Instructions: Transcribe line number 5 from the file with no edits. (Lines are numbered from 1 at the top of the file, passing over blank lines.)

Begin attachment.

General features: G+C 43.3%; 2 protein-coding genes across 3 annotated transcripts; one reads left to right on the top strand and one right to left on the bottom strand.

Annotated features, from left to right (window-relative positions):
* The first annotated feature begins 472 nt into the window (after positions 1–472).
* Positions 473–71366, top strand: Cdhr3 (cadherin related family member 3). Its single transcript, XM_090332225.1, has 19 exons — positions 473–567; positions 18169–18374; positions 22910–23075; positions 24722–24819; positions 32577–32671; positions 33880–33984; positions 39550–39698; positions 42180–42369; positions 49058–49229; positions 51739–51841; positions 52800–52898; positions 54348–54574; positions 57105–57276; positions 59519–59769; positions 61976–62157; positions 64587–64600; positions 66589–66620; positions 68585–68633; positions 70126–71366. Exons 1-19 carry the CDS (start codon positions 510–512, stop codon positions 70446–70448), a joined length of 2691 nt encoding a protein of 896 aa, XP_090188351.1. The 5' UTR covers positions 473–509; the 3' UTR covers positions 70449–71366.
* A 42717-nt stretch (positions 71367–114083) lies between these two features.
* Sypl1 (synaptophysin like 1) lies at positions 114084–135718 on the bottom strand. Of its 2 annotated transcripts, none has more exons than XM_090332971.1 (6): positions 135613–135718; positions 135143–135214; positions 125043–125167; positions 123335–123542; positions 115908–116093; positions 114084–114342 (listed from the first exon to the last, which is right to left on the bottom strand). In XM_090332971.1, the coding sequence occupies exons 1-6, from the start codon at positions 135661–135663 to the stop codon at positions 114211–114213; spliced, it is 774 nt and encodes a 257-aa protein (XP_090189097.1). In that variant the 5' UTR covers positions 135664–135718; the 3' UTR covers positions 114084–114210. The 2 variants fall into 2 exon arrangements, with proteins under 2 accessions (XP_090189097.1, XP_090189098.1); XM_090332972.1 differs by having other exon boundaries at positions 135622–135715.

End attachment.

* A 42717-nt stretch (positions 71367–114083) lies between these two features.